Do you have 3d printer and a laser pointer?
You can scan your board with a scanner or a photo to get preliminary coordinates. Then you can use a laser mounted to the carriage to confirm and fine tune your coordinates.
You can also use a camera mounted to the carriage too. Similar to pick and place machines that look down at fiducials and pads.
I can probably make a number of suggestions, but I need some information to pare the response down to something reasonable.
Is this a board you have Gerbers (or CAD source data) for?
How large is the board?
Through hole or surface mount? If surface mount, what pitch?
Discrete stand-alone test point pads, or component pins as test points? If discrete pads, how big and what shape?
how accurate are the board edges (scored or snap tabs?)
How closely spaced are the two closest test points
Test points on one side. or top and bottom?
Does the board have fiducials?
As an example, for modest size through hole boards I don’t have data on, I will usually do a high resolution scan on a flat bed scanner. It’s usually good enough if you use raw uncompressed data and an image viewer that will give you cursor coordinates in pixels or mm.
I’d second that suggestion of finding a CMM service.
Both of the following are assuming those 5 vias around each device are the test points you’re speaking of.
As a mildly “out of left field” alternative, Try this:
Try photo-copying the PCB. That should make a reasonably undistorted image of the PCB that you can then start measuring from. (You might need to de-solder that 330uF cap in the lower right.)
Pick some reference edges, (I’d recommend the top and right edges from the photo you shared, as they are straight, perpendicular, and unblemished.) and have at it with a square.
Pop those dimensions into KiCAD and place the test points.
Make a 1:1 test print and double check your work. Adjust the values and repeat the check.
Once you’re good to go, then order a PCB for that.
Alternatively, if those vias are not filled, what you could do is use them as a template and transfer the locations to something. I’m envisioning that you use a drill (if you can find one small enough) or a dowel or needle that will fit. Ideally, maybe use a piece of ESD delrin for the substrate. You can mark it directly, and then use the marks to come back around with a mill and drill the hole for the pogo-pin sleeve. Finally, use some sort of find adjustment to set your edges.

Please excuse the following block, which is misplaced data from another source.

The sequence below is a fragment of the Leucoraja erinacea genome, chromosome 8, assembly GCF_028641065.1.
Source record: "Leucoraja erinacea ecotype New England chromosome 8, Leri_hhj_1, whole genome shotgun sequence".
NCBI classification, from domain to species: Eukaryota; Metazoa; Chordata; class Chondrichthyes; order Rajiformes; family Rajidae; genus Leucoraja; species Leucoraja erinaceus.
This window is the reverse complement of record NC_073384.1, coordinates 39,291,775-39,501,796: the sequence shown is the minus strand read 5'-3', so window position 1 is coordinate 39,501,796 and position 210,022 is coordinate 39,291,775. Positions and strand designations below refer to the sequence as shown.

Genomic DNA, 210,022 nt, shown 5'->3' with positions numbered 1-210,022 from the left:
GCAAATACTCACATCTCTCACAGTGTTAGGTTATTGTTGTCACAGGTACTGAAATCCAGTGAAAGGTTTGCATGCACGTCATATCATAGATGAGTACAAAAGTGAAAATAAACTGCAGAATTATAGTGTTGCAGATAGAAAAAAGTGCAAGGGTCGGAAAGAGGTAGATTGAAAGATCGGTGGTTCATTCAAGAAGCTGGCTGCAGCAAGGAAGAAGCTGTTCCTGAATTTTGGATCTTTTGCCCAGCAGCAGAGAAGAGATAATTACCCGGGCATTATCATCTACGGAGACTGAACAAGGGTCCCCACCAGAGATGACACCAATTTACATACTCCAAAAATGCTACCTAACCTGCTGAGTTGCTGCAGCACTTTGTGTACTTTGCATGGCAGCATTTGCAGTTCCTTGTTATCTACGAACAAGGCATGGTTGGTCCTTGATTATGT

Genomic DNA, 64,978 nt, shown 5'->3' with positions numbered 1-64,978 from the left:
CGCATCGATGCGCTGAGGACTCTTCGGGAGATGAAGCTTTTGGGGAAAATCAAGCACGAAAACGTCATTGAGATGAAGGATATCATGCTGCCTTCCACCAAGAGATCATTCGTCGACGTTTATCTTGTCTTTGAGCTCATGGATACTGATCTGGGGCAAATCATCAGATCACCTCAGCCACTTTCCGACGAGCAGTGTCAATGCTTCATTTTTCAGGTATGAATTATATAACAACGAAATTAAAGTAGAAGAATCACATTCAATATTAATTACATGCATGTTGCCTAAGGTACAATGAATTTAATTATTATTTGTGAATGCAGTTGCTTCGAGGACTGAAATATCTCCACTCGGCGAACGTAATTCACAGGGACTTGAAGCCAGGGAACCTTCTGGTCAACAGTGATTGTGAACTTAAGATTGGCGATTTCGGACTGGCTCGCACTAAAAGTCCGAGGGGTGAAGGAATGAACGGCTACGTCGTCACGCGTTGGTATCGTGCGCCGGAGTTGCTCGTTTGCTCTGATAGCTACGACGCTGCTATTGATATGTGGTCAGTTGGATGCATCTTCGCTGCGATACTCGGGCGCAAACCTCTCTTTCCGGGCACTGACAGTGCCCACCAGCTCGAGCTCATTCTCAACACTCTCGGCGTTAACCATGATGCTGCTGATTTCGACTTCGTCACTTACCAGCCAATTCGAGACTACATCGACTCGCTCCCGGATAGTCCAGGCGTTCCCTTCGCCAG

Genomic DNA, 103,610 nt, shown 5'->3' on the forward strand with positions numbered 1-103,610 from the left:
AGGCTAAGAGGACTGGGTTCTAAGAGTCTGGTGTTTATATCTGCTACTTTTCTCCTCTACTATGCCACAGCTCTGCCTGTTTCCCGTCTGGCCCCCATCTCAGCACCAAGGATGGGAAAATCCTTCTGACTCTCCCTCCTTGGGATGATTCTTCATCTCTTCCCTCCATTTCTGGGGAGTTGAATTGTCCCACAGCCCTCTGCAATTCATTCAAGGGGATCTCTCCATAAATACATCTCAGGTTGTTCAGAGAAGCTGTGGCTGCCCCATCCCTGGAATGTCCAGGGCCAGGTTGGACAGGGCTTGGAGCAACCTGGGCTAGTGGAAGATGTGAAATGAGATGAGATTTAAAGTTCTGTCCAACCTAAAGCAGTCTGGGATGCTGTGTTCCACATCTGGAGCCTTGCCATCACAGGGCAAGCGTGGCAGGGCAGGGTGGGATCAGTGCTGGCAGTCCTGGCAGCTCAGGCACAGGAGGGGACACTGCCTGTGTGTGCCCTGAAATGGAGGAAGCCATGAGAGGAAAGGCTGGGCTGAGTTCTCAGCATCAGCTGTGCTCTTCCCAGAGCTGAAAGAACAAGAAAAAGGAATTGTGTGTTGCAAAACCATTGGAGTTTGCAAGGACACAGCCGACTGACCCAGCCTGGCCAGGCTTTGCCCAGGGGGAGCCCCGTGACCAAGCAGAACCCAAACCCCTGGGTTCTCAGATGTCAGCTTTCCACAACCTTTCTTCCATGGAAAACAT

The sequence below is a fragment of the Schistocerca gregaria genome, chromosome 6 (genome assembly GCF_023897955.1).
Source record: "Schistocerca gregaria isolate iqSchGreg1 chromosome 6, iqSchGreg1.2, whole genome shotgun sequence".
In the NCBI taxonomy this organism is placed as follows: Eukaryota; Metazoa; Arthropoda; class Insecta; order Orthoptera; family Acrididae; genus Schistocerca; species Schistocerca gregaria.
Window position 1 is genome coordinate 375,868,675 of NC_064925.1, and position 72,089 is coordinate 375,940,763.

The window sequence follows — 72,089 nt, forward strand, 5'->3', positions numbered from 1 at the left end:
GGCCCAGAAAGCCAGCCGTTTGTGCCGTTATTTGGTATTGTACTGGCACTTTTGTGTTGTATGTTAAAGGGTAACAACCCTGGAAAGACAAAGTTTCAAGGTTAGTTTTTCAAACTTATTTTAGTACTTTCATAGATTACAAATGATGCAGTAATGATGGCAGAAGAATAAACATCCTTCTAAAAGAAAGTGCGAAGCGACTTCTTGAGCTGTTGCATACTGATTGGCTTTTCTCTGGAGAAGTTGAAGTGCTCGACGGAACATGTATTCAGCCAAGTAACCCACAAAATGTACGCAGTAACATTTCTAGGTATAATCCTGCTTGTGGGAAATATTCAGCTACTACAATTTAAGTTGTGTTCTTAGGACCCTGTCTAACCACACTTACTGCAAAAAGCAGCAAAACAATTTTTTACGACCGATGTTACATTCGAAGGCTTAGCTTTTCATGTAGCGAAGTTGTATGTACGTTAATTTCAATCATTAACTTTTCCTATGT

I would suggest perhaps taking a good digital photo using a long focal length lens, a tripod and good lighting.
Measure an X and a Y reference on the board as accurately as possible (drop in on a machine shop, they will have nice ways to measure).
Then use a graphics program to import and scale the image.
Then just put the holes where you want them.
Assuming (and you know what happens then) the through holes on the traces between ICs are the test points this should be pretty straightforward.
Based on the size of the hand (assuming you aren’t Andre the Giant) the board should be small enough to do a simple bed of mails without specialized locating features or floating pins.
You’ve got three locating holes for positioning the board. There are also optical fiducials near the holes.
The test points (if I have the right of it) are both large enough and open. A pyramidal probe will tend to self center.
I’d plop the board on a flatbed scanner and get the highest resolution raw TIFF output available. You’ve got fiducials near the locating pins, so you almost certainly have some on the bottom. You can use the fiducials or holes as references and distortion checks.
Import the image into your favorite mechanical CAD package and ID the test point locations. You can correct for distortions once you’ve measured the references.
That’s some pretty impressive roasterization on the lower left.
If you used Altium or Autodesk Eagle you can simply push the PCB layout to Autodesk Fusion 360 to create a precise CAD design for your bed of nails.
No photocopier necessary, but you may need some cash for the Fusion 360. (Surely there’s a 30-day trial available? You just need a way to convert the info.)